Send to

Choose Destination
Endocrinology. 2012 Dec;153(12):5961-71. doi: 10.1210/en.2012-1508. Epub 2012 Oct 15.

The programming of cardiac hypertrophy in the offspring by maternal obesity is associated with hyperinsulinemia, AKT, ERK, and mTOR activation.

Author information

Metabolic Research Laboratories, University of Cambridge, Institute of Metabolic Science, Addenbrooke's Hospital, Cambridge CB2 0QQ, U.K.


Human and animal studies suggest that suboptimal early nutrition during critical developmental periods impacts long-term health. For example, maternal overnutrition during pregnancy and lactation in mice programs insulin resistance, obesity, and endothelial dysfunction in the offspring. Here we investigated the effects of diet-induced maternal obesity on the offspring cardiac phenotype and explored potential underlying molecular mechanisms. Dams fed the obesogenic diet were heavier (P < 0.01) and fatter (P < 0.0001) than controls throughout pregnancy and lactation. There was no effect of maternal obesity on offspring body weight or body composition up to 8 wk of age. However, maternal obesity resulted in increased offspring cardiac mass (P < 0.05), increased heart-body weight (P < 0.01), heart weight-tibia length (P < 0.05), increased left ventricular free wall thickness and area (P < 0.01 and P < 0.05, respectively), and increased myocyte width (P < 0.001). Consistent with these structural changes, the expression of molecular markers of cardiac hypertrophy were also increased [Nppb(BNP), Myh7-Myh6(βMHC-αMHC) (both P < 0.05) and mir-133a (P < 0.01)]. Offspring were hyperinsulinemic and displayed increased insulin action through AKT (P < 0.01), ERK (P < 0.05), and mammalian target of rapamycin (P < 0.05). p38MAPK phosphorylation was also increased (P < 0.05), suggesting pathological remodeling. Increased Ncf2(p67(phox)) expression (P < 0.05) and impaired manganese superoxide dismutase levels (P < 0.01) suggested oxidative stress, which was consistent with an increase in levels of 4-hydroxy-2-trans-nonenal (a measure of lipid peroxidation). We propose that maternal diet-induced obesity leads to offspring cardiac hypertrophy, which is independent of offspring obesity but is associated with hyperinsulinemia-induced activation of AKT, mammalian target of rapamycin, ERK, and oxidative stress.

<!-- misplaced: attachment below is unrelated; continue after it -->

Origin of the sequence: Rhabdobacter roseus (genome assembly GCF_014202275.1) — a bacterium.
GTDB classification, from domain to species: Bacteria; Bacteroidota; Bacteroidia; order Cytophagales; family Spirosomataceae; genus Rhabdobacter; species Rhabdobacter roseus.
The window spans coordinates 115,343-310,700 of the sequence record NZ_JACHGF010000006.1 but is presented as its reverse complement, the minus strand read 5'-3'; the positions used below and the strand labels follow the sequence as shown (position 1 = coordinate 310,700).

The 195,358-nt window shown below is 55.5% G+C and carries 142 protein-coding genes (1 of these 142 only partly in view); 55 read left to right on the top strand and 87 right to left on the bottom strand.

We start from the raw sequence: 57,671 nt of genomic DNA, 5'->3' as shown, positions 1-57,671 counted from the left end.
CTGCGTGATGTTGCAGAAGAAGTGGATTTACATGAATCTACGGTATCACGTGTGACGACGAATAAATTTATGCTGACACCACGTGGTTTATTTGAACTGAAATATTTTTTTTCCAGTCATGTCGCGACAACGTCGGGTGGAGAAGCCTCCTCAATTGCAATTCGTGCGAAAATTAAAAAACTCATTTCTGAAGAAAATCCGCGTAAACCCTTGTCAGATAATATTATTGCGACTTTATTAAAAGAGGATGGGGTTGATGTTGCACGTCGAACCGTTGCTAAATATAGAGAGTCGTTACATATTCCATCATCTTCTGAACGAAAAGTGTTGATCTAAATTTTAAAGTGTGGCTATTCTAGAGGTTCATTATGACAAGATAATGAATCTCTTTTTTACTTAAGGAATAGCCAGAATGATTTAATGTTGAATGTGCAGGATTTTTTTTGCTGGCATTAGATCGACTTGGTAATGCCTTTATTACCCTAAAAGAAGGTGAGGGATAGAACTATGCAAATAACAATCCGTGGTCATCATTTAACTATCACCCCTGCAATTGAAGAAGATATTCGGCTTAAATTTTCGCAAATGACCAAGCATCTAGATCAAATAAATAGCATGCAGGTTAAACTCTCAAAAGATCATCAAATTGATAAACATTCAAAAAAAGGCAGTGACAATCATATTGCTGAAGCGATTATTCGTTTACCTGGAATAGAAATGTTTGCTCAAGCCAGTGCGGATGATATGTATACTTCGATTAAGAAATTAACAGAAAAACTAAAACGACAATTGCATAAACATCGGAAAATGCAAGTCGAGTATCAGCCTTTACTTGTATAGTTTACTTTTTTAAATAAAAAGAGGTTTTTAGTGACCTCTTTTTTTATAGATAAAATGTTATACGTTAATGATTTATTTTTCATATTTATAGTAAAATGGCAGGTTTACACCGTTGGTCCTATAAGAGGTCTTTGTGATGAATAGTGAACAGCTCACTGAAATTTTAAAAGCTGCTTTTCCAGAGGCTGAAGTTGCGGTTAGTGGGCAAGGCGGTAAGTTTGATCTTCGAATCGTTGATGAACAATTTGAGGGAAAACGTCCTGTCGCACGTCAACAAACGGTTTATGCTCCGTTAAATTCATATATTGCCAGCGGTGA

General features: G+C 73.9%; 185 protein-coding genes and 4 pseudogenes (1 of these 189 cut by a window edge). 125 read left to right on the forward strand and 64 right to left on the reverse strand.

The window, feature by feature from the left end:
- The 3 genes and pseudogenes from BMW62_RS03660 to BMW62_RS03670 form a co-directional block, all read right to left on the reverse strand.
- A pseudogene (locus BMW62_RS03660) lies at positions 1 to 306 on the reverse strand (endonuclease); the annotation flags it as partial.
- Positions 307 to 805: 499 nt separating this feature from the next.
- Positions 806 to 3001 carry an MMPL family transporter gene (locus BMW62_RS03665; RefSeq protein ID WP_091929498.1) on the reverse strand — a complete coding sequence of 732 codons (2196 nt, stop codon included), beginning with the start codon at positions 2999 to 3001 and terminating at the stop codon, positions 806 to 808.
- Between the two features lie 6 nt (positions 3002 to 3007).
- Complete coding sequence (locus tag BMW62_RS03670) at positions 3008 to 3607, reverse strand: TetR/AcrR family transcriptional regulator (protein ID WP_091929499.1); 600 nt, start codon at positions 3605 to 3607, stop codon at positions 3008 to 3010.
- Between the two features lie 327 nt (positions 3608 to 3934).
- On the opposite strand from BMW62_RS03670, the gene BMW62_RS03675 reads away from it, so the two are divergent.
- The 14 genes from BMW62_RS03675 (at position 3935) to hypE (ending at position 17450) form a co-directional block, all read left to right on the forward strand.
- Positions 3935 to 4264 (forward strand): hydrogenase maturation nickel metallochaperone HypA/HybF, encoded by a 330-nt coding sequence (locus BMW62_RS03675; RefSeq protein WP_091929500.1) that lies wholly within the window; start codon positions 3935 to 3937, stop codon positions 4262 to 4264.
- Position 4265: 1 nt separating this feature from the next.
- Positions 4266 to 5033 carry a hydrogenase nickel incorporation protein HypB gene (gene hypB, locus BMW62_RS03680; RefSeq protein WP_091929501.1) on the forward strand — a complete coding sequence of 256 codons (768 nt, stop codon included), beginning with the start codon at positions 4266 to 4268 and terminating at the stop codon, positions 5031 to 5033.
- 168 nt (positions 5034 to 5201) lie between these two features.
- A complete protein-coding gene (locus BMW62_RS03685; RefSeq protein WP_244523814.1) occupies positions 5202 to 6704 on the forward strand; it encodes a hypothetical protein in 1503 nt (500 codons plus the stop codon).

[Indexed for MEDLINE]
Free PMC Article

Supplemental Content

Full text links

Icon for Silverchair Information Systems Icon for PubMed Central
Loading ...
Support Center